Wednesday, June 13, 2012

The "good old days" aren't gone forever

Recently, I created a photo with a quote about an idealized memory of childhoods past that has gone semi-viral. As I write this, it has been shared on Facebook over 90,000 times. I see the comments from people saying how it made them remember their childhoods and how they wish their own children could have the same experience, or how "things were so much better back then".

First of all, we can still do this. Second, we tend to remember our childhoods as "the good old days" in an idealistic mental picture that could have been painted by Thomas Kinkade. I have some great memories from when I was a kid, but I also have some really bad ones that I will carry for the rest of my life.

However, let's go back to the whole "those days are gone forever" mentality I see so many people respond to my picture with. Those days may be gone, but it doesn't mean we can't get them back. We can teach our kids the joys of swimming in the creek instead of sitting on the couch or how to catch lightning bugs instead of Pokemons.

Our problem is that we have been so completely and utterly sucked into a culture of materialism that we are almost unable to disconnect from the machine we are part of now. We've traded our time with our kids for new cars, HD televisions and the latest "must-have" item. We don't let our kids run outdoors because we can't be there to supervise them because we're at work trying to make the money to pay for the electronics we use to babysit our kids while we are at that very job that keeps us from our families.

The media constantly runs scare stories which keep people from letting their kids doing anything fun and in between "news specials", we have advertising which has us believe that our lives are not complete without whatever it is they have to sell. Yet, the more we consume, the less free we are. We are giving up liberties and memories in exchange for a false sense of security and fulfillment. There is no money for companies to make off taking your kids to fish in the creek or teaching them how to make a garden or bake a loaf of bread from scratch. They actually stand to lose money if people were to grow or procure their own food.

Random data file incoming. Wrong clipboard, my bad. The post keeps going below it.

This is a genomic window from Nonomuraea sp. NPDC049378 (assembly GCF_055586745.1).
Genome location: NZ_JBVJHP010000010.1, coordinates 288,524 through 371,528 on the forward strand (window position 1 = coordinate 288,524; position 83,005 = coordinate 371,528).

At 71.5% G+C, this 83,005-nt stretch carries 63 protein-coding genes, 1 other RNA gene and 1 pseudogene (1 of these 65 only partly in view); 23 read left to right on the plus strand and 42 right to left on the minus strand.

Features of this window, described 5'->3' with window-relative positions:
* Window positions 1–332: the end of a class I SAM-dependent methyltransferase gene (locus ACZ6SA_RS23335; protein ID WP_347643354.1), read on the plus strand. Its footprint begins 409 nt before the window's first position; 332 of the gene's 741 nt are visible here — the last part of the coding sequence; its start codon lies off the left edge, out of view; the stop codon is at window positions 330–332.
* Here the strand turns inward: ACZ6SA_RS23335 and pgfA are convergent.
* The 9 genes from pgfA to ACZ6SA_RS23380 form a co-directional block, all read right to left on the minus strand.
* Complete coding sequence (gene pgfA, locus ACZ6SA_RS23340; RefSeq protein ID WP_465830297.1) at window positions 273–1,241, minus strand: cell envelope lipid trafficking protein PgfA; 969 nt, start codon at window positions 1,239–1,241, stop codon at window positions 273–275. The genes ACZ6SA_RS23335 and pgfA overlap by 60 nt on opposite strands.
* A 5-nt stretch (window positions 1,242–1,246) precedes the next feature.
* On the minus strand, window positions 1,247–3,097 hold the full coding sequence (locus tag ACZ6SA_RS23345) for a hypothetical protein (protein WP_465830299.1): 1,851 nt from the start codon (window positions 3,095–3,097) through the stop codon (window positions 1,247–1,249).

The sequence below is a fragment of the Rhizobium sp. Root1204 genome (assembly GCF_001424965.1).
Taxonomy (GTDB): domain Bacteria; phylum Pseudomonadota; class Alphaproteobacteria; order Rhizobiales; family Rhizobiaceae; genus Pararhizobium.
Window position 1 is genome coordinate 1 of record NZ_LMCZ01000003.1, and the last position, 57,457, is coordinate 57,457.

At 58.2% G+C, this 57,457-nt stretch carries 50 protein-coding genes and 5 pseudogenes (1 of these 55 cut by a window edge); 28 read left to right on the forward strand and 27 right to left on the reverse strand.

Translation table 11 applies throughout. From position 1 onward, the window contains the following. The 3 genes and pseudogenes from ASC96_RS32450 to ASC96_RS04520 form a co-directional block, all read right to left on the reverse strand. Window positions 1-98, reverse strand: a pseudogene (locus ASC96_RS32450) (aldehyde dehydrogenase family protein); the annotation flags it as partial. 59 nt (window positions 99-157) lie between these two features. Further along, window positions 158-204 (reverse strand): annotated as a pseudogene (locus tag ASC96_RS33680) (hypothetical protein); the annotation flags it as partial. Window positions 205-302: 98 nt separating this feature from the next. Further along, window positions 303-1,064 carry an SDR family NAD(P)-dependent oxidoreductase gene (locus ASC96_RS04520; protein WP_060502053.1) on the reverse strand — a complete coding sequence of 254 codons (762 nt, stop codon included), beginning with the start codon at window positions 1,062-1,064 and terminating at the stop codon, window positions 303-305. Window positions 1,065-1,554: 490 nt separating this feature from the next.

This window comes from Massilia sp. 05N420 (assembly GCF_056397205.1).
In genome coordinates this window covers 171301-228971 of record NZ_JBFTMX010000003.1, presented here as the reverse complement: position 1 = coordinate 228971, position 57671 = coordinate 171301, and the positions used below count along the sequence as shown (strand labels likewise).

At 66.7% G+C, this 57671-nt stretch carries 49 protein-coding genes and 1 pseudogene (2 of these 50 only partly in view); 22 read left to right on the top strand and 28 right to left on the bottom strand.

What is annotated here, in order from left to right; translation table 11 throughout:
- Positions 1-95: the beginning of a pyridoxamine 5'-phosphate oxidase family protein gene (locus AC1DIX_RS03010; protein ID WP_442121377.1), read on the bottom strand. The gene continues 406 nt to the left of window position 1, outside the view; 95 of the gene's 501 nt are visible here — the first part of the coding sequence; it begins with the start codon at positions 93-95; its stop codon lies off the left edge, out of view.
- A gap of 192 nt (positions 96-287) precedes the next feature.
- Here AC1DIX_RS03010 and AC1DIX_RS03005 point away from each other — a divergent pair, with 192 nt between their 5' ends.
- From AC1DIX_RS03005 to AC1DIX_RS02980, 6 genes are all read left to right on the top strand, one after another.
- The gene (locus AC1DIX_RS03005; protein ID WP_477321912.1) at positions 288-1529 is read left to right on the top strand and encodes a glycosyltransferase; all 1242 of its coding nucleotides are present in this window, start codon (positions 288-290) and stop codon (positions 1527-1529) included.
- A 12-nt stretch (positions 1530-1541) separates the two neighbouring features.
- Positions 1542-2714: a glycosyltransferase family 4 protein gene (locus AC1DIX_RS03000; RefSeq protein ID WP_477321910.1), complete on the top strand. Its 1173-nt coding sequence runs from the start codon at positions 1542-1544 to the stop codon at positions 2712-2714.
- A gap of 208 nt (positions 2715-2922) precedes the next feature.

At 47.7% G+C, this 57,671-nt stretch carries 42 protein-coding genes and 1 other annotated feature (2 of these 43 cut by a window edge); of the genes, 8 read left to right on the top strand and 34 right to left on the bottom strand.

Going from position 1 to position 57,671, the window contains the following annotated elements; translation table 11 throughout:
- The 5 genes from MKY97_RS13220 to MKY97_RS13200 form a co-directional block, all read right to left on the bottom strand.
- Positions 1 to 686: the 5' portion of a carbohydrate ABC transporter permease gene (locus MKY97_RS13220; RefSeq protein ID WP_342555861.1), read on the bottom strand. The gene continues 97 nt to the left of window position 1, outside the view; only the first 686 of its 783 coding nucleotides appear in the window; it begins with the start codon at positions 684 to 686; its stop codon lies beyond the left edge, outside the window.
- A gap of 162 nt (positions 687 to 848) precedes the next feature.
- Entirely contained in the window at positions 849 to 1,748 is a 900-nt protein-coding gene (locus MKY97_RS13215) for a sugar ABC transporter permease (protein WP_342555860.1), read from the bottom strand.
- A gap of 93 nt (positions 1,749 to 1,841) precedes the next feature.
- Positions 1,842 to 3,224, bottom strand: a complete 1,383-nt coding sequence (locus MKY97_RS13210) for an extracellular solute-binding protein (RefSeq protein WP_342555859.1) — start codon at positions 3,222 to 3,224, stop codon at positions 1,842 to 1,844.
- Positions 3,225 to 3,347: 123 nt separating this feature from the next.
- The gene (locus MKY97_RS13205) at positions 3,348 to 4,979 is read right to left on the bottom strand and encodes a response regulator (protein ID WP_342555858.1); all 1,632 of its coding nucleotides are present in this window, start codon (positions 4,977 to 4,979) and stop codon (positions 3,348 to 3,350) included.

I listen to folks who say they don't let their kids play in the yard or down the street "because it is too dangerous". 20 or 25 years ago, you'd see children outside, now it is a rare occasion to find them outdoors at all. Our world has always been "dangerous" and it is far more scary now, not because somehow people became more twisted and evil in one generation, it got more dangerous because we stopped getting involved in our kid's lives and in our neighborhoods.

The answer is, work less, spend less money and stop trying to make your child's life "perfect" by giving them every material thing. I see so many people try to ensure their kids or grandkids have "everything we didn't have as kids" that they forget that they should be focusing on giving them what they did have as kids. Don't worry about giving your kids the newest and nicest clothes or gadgets, spend time with them, help them create memories. Those tend to last much longer than the latest iPhone.


  1. Awesome follow up to the Facebook picture.

  2. My childhood is only worthy of being forgotten. I never will, and work hard, to ensure my daughter will NEVER have a childhood like mine. So, we go places, visit those we love regularly, get into flour fights when trying to bake bread (which is always a great door stopper in our house), she doesn't watch me drown in liquor and drugs, or parade seven men through the house weekly. She watches my husband and I argue and how we resolve it. She plays outside, I support her love of drawing and making home movies. I tell her she is a beautiful person, that what she wears isn't as important as how she treats others. Do I make mistakes? You bet your sweet bippy. Does she have some of the latest and greatest? yes. But she worked hard and bought them herself. 13 and she pays her own cell phone bill. Do I miss the "good old days"? No. Am I glad my child didn't grow up then? Yes. And I get to watch as my daughter shapes her childhood, with good memories and great adventures.